Scene Graph Generation
46 papers with code • 3 benchmarks • 3 datasets
A scene graph is a structured representation of an image, where nodes in a scene graph correspond to object bounding boxes with their object categories, and edges correspond to their pairwise relationships between objects. The task of Scene Graph Generation is to generate a visually-grounded scene graph that most accurately correlates with an image.
We propose a novel scene graph generation model called Graph R-CNN, that is both effective and efficient at detecting objects and their relations in images.
Ranked #8 on Scene Graph Generation on Visual Genome
Today's scene graph generation (SGG) task is still far from practical, mainly due to the severe training bias, e. g., collapsing diverse "human walk on / sit on / lay on beach" into "human on beach".
Ranked #1 on Scene Graph Generation on Visual Genome
We propose to compose dynamic tree structures that place the objects in an image into a visual context, helping visual reasoning tasks such as scene graph generation and visual Q&A.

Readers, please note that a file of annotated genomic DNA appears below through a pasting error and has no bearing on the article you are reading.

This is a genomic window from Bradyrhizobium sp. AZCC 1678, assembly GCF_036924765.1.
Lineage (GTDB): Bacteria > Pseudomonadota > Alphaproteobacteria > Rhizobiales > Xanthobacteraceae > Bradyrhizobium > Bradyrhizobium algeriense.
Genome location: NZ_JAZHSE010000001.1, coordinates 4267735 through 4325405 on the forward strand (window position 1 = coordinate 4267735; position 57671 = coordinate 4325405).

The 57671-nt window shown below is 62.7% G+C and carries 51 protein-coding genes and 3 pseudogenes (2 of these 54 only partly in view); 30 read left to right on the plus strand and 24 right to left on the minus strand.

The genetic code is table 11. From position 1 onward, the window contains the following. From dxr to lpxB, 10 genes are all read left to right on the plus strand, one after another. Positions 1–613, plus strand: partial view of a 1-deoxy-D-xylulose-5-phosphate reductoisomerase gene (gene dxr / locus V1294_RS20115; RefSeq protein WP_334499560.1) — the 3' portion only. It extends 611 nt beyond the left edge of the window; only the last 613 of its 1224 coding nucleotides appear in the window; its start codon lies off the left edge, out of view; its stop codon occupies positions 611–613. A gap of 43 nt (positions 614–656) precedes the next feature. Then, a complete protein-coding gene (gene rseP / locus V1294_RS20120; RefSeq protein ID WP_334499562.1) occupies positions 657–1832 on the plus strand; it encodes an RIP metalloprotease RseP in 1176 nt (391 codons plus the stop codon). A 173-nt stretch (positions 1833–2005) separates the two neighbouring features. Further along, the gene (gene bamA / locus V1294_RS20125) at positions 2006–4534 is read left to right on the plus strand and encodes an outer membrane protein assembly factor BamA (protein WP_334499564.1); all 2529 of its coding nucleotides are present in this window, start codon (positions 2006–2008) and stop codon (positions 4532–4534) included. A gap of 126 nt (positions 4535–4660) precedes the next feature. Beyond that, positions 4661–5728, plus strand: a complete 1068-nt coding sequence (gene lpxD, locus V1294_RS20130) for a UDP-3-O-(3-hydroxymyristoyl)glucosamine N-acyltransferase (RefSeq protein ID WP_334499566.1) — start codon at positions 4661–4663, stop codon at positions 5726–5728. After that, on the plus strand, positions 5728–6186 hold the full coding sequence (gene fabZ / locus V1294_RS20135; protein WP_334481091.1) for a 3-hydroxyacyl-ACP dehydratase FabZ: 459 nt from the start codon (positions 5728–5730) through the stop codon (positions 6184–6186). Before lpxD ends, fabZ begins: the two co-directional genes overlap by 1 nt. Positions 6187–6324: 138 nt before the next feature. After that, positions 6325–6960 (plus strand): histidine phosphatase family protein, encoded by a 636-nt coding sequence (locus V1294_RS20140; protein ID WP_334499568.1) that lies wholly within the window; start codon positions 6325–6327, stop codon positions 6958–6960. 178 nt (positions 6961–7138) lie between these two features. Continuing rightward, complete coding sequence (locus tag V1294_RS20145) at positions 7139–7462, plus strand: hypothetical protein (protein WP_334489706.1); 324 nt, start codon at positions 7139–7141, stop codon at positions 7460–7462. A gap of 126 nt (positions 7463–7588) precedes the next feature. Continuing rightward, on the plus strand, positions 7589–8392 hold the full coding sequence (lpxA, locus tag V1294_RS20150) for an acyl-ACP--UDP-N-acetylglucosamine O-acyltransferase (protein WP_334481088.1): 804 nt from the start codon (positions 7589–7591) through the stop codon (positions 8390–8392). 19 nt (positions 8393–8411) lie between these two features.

Ranked #5 on Scene Graph Generation on Visual Genome
Object detection, scene graph generation and region captioning, which are three scene understanding tasks at different semantic levels, are tied together: scene graphs are generated on top of objects detected in an image with their pairwise relationship predicted, while region captioning gives a language description of the objects, their attributes, relations, and other context information.
Ranked #1 on Object Detection on Visual Genome
There is a surge of interest in image scene graph generation (object, attribute and relationship detection) due to the need of building fine-grained image understanding models that go beyond object detection.
The first, Entity Instance Confusion, occurs when the model confuses multiple instances of the same type of entity (e. g. multiple cups).
In this work, we explicitly model the objects and their relationships using scene graphs, a visually-grounded graphical structure of an image.
More specifically, we show that the statistical correlations between objects appearing in images and their relationships, can be explicitly represented by a structured knowledge graph, and a routing mechanism is learned to propagate messages through the graph to explore their interactions.
Ranked #7 on Scene Graph Generation on Visual Genome